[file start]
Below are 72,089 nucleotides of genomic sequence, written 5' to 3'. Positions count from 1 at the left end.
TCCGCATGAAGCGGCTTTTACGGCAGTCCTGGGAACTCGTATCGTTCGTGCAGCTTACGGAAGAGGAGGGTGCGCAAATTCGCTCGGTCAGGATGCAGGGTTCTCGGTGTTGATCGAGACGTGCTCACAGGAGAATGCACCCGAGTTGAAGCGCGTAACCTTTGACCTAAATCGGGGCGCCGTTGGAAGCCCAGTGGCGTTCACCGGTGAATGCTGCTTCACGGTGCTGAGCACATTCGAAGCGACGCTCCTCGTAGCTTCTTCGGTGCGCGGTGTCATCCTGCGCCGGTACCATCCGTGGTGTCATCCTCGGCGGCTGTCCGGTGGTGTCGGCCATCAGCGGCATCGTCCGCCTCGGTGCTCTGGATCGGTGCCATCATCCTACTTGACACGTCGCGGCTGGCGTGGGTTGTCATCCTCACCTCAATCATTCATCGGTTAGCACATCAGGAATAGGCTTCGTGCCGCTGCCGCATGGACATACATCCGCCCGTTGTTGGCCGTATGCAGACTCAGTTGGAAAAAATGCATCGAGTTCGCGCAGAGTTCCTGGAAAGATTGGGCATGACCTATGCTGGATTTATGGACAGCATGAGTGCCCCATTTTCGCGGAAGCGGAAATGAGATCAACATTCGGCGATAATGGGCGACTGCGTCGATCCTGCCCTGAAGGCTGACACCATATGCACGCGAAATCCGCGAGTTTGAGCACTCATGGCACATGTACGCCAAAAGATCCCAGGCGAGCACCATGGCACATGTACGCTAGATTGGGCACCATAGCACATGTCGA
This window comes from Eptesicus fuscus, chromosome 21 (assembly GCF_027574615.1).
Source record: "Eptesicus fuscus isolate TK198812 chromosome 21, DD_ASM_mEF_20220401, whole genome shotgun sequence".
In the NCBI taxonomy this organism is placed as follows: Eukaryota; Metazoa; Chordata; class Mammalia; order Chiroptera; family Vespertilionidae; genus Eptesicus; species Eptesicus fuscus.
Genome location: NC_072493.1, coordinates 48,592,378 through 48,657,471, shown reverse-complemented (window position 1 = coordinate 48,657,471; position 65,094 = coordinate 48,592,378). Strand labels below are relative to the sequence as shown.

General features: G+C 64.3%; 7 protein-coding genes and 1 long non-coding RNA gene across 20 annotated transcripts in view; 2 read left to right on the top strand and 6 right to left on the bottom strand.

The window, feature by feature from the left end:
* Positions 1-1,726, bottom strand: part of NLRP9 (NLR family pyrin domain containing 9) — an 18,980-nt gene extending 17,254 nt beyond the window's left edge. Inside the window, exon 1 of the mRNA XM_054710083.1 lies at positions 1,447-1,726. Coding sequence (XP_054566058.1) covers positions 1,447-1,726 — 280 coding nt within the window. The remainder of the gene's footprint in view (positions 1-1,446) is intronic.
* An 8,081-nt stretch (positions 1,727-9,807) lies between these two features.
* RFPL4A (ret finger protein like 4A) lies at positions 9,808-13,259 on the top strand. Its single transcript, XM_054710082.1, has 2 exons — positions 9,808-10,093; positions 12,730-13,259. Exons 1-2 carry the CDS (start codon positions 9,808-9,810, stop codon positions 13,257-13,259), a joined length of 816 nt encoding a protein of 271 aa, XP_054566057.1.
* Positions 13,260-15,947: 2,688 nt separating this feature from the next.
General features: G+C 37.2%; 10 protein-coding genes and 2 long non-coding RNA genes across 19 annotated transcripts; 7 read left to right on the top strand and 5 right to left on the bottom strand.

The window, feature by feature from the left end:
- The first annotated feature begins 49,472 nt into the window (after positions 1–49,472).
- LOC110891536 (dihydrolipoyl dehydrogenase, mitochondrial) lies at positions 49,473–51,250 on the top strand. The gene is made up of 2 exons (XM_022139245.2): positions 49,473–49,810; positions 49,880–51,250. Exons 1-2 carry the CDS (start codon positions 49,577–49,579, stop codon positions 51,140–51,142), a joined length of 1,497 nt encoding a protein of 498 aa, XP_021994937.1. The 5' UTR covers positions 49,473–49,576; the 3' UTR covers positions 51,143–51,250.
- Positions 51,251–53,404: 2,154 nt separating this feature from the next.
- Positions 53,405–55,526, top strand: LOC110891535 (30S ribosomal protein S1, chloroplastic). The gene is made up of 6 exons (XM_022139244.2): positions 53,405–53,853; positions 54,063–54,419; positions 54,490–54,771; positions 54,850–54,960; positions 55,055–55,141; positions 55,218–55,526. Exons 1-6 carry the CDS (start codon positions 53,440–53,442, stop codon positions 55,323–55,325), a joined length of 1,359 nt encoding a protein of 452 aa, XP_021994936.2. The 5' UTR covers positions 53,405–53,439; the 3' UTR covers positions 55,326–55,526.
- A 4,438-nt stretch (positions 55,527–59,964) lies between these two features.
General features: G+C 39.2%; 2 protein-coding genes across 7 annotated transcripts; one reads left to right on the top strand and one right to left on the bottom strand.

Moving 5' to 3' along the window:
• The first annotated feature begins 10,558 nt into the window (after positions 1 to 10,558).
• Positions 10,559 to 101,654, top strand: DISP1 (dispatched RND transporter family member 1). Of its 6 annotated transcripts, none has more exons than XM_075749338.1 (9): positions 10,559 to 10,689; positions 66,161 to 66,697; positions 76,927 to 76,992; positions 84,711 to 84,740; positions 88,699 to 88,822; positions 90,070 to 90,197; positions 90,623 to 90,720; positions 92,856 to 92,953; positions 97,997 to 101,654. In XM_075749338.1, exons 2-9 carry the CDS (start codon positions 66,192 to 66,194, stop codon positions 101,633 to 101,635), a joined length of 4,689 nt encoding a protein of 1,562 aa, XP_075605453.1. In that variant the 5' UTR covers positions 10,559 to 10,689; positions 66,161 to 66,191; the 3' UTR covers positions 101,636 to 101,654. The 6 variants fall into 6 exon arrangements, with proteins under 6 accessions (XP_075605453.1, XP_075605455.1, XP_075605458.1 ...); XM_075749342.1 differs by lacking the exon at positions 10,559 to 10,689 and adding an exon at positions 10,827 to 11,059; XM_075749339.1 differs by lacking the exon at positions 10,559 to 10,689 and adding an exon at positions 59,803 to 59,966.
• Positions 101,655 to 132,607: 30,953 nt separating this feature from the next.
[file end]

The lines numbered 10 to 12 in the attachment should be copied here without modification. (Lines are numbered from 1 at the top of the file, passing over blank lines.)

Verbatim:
* An 8,081-nt stretch (positions 1,727-9,807) lies between these two features.
* RFPL4A (ret finger protein like 4A) lies at positions 9,808-13,259 on the top strand. Its single transcript, XM_054710082.1, has 2 exons — positions 9,808-10,093; positions 12,730-13,259. Exons 1-2 carry the CDS (start codon positions 9,808-9,810, stop codon positions 13,257-13,259), a joined length of 816 nt encoding a protein of 271 aa, XP_054566057.1.
* Positions 13,260-15,947: 2,688 nt separating this feature from the next.